Scientists have known for a long time that the brain sorts through data it receives from the five senses at all time, identifying the most important information and ignoring the rest. Now, researchers at Princeton University believe that they may have identified this region of the brain.
What this area deep within the brain does is focus on the data that are most important for controlling our behavior, and boosting out chances of survival. Details of the investigation appear in the latest issue of the top journal Science.
Researchers liken this region, called the pulvinar, to a switchboard operator. Its main responsibility is to regulate communication patterns between neural clusters that enable the brain to focus and shift attention to and from specific things, actions or people in a dynamic manner.
Even more importantly, the pulvinar ensures that multiple regions of the same cortical area – such as the visual cortex – communicate with each other about the same object or person. A consistent focus on external information is essential for making sense of the world, lead study author Yuri Saalmann says.
The expert holds an appointment as an associate research scholar with the Princeton Neuroscience Institute (PNI). He explains that this region of the brain is responsible for common occurrences, such as noticing a bus or car when crossing the street, amidst a sea of other information.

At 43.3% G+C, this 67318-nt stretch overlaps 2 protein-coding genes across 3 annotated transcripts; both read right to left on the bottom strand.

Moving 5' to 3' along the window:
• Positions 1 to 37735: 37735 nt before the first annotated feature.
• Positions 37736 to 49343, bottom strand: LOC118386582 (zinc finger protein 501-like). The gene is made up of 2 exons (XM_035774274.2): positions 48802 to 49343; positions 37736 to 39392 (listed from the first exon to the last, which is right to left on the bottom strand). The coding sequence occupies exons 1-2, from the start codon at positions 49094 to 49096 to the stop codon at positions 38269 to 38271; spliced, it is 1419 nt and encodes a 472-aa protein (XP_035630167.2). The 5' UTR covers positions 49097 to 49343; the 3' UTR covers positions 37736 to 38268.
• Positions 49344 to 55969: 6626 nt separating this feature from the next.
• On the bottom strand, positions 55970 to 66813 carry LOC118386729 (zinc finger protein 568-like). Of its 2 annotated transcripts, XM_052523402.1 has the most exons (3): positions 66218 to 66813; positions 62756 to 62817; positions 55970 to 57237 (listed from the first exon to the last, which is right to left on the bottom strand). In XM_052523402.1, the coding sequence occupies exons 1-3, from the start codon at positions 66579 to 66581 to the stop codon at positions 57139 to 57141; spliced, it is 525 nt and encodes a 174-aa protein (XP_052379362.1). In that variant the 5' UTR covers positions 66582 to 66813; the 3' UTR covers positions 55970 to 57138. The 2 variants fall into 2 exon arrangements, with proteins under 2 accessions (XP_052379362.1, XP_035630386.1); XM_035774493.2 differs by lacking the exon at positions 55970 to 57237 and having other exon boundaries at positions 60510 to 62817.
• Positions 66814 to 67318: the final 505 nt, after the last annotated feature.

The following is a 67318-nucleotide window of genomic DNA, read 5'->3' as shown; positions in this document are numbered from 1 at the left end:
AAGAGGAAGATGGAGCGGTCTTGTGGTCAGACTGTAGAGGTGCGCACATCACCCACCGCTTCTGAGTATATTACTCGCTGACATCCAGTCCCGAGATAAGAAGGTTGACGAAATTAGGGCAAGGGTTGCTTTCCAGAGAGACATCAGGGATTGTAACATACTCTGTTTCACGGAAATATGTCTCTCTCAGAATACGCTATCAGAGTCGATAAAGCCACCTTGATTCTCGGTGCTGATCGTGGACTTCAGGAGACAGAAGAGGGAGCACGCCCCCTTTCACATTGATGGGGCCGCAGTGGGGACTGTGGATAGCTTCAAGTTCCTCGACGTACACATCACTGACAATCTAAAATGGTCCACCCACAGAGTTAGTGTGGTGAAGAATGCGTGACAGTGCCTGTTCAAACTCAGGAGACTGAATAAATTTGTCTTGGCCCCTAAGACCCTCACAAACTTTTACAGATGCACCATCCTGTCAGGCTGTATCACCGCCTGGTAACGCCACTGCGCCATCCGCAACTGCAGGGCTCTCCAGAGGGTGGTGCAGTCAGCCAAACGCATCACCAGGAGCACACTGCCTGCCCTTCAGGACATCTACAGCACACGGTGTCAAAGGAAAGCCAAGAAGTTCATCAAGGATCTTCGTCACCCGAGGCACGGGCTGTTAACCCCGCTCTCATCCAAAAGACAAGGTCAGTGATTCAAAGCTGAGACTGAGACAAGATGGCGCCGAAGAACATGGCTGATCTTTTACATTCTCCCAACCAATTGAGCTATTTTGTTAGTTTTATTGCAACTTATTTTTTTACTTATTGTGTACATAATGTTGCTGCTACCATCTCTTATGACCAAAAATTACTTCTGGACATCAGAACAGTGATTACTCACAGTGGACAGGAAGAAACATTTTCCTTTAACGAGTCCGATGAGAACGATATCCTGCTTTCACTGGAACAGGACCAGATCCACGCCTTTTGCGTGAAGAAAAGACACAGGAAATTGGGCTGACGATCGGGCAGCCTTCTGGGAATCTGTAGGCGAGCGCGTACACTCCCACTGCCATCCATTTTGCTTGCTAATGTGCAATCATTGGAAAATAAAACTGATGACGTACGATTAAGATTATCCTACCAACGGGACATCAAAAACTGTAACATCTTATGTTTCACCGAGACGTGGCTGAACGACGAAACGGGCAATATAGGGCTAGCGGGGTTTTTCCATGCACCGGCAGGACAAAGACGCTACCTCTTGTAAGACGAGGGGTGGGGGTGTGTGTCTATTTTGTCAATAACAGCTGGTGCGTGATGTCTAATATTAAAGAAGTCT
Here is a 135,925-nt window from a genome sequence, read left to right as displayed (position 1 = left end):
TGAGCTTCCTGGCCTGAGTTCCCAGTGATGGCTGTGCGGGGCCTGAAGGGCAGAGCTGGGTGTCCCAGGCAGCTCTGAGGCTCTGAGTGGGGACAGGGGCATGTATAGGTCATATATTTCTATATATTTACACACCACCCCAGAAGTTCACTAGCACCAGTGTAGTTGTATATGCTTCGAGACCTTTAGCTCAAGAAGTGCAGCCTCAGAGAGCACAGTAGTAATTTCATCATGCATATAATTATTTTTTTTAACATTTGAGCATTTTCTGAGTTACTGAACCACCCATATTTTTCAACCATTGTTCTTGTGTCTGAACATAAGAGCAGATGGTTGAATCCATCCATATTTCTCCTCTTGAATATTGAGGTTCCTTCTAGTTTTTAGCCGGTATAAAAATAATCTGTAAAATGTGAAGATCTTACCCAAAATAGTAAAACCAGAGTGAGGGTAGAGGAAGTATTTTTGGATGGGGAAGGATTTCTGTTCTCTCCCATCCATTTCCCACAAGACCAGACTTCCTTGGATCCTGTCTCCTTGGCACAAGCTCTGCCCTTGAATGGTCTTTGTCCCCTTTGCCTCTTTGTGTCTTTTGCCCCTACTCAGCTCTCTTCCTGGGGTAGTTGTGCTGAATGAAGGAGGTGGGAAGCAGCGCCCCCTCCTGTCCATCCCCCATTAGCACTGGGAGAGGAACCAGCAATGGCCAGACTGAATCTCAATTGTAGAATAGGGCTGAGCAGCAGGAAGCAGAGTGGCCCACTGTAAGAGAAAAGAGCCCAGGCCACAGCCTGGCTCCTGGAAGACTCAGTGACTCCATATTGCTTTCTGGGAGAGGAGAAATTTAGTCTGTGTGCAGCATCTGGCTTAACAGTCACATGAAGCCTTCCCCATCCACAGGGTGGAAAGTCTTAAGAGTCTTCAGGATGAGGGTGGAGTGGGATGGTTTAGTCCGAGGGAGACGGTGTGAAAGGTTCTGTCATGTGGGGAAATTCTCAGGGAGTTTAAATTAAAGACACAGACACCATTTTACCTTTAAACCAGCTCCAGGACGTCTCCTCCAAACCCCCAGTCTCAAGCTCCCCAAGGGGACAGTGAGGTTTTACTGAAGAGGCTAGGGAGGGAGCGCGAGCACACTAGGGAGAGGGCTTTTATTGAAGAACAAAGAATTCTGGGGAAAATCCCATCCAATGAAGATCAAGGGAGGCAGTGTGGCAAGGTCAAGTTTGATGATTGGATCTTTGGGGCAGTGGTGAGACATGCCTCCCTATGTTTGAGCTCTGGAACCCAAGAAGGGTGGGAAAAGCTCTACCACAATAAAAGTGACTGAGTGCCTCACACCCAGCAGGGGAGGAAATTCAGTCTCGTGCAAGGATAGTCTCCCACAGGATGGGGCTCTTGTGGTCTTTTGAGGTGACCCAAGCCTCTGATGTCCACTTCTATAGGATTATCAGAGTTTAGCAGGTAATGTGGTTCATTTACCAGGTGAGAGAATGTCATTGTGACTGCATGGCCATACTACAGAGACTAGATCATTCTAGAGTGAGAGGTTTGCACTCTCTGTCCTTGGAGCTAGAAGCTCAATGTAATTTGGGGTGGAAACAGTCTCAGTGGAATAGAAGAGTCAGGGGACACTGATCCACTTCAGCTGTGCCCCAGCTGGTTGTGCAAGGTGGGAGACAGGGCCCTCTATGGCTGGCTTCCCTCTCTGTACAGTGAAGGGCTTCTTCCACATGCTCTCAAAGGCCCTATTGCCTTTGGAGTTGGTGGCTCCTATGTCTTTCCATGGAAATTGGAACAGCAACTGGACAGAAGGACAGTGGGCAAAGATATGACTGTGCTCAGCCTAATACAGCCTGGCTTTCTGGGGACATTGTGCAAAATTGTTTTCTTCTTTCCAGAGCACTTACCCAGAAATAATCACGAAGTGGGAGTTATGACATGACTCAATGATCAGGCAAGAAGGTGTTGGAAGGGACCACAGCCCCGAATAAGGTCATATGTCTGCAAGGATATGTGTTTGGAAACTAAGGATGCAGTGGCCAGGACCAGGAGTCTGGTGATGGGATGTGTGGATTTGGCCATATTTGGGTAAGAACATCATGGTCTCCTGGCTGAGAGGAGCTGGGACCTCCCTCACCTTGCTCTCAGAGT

A deeper understanding about how the pulvinar works could lead to the development of new treatments for conditions such as attention deficit hyperactivity disorder (ADHD) and schizophrenia, the team adds. This can be attained by studying this area of the brain using Magnetic Resonance Imaging (MRI).
“A fundamental problem for the brain is that there is too much information in our natural environment for it to be processed in detail at the same time. The brain instead selectively focuses on, or attends to, the people and objects most relevant to our behavior at the time and filters out the rest,” the team says.
“A persistent question in neuroscience, though, is how exactly do different brain areas synchronize so that important information isn't lost in the other stimuli flooding our brains,” Saalmann explains, adding that the new research suggests that the pulvinar is responsible for this amazing data integration.
The paper detailing the findings, entitled “The Pulvinar Regulates Information Transmission Between Cortical Areas Based on Attention Demands,” appears in the August 10 issue of the journal Science.
The investigation was made possible through the support of the US National Science Foundation (NSF), and the National Institutes of Health's (NIH) National Eye Institute (NEI).